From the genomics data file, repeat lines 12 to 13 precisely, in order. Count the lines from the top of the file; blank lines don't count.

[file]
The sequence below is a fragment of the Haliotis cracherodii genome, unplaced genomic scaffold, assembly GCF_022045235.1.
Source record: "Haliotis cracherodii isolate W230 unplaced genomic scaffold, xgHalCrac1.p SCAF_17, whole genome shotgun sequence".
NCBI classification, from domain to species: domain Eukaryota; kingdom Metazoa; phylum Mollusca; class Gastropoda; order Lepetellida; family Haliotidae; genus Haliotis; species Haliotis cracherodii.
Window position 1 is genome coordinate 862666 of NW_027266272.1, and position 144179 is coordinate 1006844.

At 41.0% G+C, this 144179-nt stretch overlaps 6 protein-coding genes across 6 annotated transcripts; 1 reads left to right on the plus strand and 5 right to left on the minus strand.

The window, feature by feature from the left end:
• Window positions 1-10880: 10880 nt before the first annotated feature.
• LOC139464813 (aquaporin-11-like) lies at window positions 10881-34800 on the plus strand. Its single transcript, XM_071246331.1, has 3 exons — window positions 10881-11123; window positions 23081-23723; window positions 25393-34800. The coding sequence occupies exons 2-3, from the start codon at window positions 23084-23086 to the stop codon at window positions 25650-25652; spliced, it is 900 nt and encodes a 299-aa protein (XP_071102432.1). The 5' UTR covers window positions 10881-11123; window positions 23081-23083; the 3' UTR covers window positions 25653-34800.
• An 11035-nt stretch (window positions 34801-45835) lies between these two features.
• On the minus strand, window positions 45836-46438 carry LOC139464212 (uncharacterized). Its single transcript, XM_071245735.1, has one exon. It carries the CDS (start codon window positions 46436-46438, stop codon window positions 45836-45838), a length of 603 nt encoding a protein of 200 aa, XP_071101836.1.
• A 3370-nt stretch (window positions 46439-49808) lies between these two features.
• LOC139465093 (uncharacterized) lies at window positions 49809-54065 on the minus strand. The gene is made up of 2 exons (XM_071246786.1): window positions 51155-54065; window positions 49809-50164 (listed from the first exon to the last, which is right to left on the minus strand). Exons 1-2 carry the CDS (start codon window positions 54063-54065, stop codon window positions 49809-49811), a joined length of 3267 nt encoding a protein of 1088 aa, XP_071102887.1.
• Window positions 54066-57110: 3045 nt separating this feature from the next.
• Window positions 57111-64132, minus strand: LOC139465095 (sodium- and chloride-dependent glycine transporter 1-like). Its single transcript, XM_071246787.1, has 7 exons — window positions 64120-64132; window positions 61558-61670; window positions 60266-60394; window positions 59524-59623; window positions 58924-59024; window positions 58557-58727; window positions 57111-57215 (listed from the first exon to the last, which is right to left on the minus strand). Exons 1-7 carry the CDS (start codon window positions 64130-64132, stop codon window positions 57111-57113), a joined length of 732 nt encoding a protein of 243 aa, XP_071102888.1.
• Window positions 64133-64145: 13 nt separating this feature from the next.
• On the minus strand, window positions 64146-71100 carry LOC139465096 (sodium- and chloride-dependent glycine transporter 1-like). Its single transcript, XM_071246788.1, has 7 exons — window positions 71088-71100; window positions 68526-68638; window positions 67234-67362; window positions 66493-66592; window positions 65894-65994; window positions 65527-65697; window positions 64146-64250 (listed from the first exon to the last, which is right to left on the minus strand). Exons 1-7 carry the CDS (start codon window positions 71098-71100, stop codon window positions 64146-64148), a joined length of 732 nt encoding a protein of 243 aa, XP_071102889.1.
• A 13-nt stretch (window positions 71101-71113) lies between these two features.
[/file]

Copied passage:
• LOC139465093 (uncharacterized) lies at window positions 49809-54065 on the minus strand. The gene is made up of 2 exons (XM_071246786.1): window positions 51155-54065; window positions 49809-50164 (listed from the first exon to the last, which is right to left on the minus strand). Exons 1-2 carry the CDS (start codon window positions 54063-54065, stop codon window positions 49809-49811), a joined length of 3267 nt encoding a protein of 1088 aa, XP_071102887.1.
• Window positions 54066-57110: 3045 nt separating this feature from the next.